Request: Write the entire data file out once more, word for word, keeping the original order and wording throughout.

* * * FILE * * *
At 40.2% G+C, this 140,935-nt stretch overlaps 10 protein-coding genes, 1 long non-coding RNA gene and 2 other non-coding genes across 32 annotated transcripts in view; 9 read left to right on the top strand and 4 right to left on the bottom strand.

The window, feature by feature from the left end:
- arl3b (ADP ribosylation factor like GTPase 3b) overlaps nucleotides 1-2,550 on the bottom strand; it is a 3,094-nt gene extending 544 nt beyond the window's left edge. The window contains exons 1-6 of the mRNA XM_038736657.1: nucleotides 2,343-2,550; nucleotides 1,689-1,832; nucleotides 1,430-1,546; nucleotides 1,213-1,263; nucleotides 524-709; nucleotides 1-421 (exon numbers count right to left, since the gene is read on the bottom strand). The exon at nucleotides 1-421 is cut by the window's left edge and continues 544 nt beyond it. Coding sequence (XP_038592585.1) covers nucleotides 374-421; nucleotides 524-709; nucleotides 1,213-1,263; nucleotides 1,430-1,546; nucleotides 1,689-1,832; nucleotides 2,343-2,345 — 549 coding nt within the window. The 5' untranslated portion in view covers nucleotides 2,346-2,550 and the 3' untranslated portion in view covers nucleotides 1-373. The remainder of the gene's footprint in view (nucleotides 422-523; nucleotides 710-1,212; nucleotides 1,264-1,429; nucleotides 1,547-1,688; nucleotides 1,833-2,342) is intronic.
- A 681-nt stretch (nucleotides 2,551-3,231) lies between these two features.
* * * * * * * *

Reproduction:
At 40.2% G+C, this 140,935-nt stretch overlaps 10 protein-coding genes, 1 long non-coding RNA gene and 2 other non-coding genes across 32 annotated transcripts in view; 9 read left to right on the top strand and 4 right to left on the bottom strand.

The window, feature by feature from the left end:
- arl3b (ADP ribosylation factor like GTPase 3b) overlaps nucleotides 1-2,550 on the bottom strand; it is a 3,094-nt gene extending 544 nt beyond the window's left edge. The window contains exons 1-6 of the mRNA XM_038736657.1: nucleotides 2,343-2,550; nucleotides 1,689-1,832; nucleotides 1,430-1,546; nucleotides 1,213-1,263; nucleotides 524-709; nucleotides 1-421 (exon numbers count right to left, since the gene is read on the bottom strand). The exon at nucleotides 1-421 is cut by the window's left edge and continues 544 nt beyond it. Coding sequence (XP_038592585.1) covers nucleotides 374-421; nucleotides 524-709; nucleotides 1,213-1,263; nucleotides 1,430-1,546; nucleotides 1,689-1,832; nucleotides 2,343-2,345 — 549 coding nt within the window. The 5' untranslated portion in view covers nucleotides 2,346-2,550 and the 3' untranslated portion in view covers nucleotides 1-373. The remainder of the gene's footprint in view (nucleotides 422-523; nucleotides 710-1,212; nucleotides 1,264-1,429; nucleotides 1,547-1,688; nucleotides 1,833-2,342) is intronic.
- A 681-nt stretch (nucleotides 2,551-3,231) lies between these two features.